Whew! That’s a lot of options! It’s important to remember too while we want Skies to be our tactic of choice, it doesn’t mean all of our creatures will have flying. If a non-flying creature brings something useful to the deck, it’s certainly worth considering.

But let’s begin with an opening round of culls. First up are the cards that just aren’t strong enough, or bring enough to this deck’s strategy. That sees off Ajani's Sunstriker, Doomed Traveler, Enclave Elite, Galvanic Juggernaut, Glimmerpoint Stag, Grixis Illusionist, Marchesa's Emissary, Minamo Scrollkeeper, Noble Templar, Pillarfield Ox, Plated Seastrider, Runed Servitor, and Wakestone Gargoyle.

The next cuts are those that don’t work for mechanical reasons. While we’d like to be able to work in some of the set’s new mechanics, as mentioned above Will of the Council is a bit clunky. That lets us dispense with Brago's Representative and Council Guardian. But let’s take a closer look at Custodi Squire. In this case, she checks off several boxes. Sure Will of the Council is a bit inelegant in two-player games, but this does give us another ETB option to exploit with Brago. Plus, she ties in with our design philosophy of flying creatures, being a nice-sized 3/3 for 5 mana. She’s worth considering.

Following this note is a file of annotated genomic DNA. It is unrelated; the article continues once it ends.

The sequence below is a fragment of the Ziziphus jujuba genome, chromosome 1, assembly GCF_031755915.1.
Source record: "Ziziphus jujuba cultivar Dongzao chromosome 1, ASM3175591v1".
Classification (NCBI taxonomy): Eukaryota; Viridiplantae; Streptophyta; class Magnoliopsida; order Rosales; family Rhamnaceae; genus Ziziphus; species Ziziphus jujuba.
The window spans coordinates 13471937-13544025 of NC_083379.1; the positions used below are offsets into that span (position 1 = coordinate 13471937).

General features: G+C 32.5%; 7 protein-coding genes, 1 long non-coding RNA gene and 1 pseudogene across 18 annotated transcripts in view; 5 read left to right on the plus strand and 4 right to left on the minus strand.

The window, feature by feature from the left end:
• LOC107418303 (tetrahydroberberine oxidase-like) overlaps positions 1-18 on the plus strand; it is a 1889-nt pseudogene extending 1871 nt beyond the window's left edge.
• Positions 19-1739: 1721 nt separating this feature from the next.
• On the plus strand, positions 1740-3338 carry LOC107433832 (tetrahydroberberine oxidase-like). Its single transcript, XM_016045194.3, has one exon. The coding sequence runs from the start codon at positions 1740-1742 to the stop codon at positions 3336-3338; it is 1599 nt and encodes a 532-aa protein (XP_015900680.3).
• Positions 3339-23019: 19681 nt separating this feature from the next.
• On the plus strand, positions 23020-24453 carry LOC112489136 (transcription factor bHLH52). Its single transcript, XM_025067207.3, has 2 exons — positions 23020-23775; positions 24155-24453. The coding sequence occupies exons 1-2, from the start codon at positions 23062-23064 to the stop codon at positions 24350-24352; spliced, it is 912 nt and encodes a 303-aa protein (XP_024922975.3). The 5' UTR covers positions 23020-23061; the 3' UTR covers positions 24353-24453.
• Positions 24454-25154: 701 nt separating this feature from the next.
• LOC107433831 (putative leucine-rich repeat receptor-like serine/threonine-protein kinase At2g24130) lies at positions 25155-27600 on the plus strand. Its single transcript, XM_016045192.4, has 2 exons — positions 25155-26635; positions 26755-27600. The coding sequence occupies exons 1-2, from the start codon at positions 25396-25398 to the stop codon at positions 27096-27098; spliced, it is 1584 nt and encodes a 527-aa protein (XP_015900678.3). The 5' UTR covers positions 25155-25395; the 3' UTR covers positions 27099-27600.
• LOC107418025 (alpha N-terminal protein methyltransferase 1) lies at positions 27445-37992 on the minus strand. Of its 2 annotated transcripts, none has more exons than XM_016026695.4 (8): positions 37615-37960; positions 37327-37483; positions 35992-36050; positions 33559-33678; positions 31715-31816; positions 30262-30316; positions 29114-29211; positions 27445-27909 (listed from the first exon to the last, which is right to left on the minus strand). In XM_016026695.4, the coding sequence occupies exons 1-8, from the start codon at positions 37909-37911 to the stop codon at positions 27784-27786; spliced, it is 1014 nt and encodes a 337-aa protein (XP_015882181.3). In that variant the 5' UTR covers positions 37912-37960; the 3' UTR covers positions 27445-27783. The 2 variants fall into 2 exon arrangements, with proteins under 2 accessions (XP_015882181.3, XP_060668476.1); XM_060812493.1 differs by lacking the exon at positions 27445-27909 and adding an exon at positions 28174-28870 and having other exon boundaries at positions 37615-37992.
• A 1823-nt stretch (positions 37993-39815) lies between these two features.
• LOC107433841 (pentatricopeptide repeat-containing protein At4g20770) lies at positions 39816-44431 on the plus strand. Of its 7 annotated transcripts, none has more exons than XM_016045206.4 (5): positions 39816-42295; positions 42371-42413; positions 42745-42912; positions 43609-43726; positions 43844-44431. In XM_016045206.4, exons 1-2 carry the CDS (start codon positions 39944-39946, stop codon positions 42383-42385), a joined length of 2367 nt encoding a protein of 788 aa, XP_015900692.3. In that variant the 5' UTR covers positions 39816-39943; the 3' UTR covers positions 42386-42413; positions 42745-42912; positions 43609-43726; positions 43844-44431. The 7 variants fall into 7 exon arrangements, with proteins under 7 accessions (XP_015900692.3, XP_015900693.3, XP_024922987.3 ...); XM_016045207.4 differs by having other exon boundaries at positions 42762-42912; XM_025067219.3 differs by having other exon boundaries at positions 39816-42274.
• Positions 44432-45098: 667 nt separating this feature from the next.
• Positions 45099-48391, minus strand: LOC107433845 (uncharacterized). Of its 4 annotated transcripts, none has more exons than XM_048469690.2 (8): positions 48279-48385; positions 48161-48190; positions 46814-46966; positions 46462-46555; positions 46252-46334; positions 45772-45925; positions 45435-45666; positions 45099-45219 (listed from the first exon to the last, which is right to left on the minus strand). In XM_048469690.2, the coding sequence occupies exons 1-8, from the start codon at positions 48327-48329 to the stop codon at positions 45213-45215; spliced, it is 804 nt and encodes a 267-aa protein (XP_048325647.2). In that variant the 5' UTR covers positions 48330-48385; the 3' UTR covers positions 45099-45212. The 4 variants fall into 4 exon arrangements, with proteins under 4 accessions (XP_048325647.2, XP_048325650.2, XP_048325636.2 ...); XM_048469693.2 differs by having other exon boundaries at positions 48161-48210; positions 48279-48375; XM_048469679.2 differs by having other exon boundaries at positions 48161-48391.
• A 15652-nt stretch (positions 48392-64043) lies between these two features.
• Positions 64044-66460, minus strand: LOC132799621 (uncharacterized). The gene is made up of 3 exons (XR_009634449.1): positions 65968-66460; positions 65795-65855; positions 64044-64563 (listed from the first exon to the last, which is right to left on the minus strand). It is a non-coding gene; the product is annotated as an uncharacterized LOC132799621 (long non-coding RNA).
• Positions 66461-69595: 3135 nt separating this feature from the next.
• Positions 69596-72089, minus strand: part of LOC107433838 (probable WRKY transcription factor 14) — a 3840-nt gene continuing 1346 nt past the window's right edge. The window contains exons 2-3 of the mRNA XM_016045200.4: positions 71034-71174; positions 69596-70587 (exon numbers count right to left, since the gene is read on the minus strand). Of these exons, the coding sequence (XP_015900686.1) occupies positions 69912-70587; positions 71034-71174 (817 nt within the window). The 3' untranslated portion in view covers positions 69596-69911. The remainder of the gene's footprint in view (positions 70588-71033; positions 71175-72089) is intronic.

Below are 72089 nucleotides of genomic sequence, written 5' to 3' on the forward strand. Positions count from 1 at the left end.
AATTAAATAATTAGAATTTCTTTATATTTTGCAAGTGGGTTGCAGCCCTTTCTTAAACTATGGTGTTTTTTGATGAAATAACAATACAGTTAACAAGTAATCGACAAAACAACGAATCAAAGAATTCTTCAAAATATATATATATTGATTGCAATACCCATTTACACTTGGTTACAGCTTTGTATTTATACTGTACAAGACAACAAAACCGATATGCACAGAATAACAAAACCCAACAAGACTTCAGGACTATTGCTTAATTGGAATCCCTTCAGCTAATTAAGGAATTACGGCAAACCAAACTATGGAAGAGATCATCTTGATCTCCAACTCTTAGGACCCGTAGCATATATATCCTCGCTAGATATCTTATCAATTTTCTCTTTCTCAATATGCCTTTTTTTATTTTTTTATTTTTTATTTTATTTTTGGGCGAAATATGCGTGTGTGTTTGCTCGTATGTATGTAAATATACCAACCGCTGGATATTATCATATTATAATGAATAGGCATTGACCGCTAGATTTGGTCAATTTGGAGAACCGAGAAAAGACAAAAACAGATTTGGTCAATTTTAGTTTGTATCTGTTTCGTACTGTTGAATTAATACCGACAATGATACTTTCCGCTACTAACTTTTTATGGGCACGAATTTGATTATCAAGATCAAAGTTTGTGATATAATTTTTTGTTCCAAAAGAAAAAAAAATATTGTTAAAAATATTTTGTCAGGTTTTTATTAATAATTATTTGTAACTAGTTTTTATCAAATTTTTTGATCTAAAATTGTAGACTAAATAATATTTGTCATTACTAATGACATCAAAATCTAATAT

Now, let’s review some of the deck-building constraints we’re subject to.

  • We have room for 12 uncommon cards, and 22 common ones.
  • No playsets — limit of 3 copies of any card. Even then, three-of’s are comparatively uncommon, only occurring for cards that are critical to the deck. Sometimes “critical” means being on-theme to the deck, other times it means there’s no other card that can fill that role.
  • For the five Intro Packs from Shadows of Innistrad, the average number of different creature cards was 12.4

Now of course your mileage may vary, but here’s what I managed to come up with.

2x Pride Guardian

2x Courier Hawk

1x Silverchase Fox

2x Soulcatcher

1x Wind Dancer

2x Apex Hawks

1x Marchesa's Infiltrator

2x Reckless Scholar

1x Sky Spirit

1x Crookclaw Transmuter

1x Peace Strider

1x Air Servant

1x Custodi Squire

1x Jetting Glasskite

1x Shoreline Ranger

For the 1-drops, we don’t have a lot of options, but a deck like this likes having some early plays to stall the midfield. Although the Plated Seastrider has a stronger back-end, a point of power and the ability to attack, they’re not as reliable an early play thanks to their Blue-dedicated cost. Gaining life also tends to be enjoyable particularly for newer players, and it will help buy them time to deploy their air force.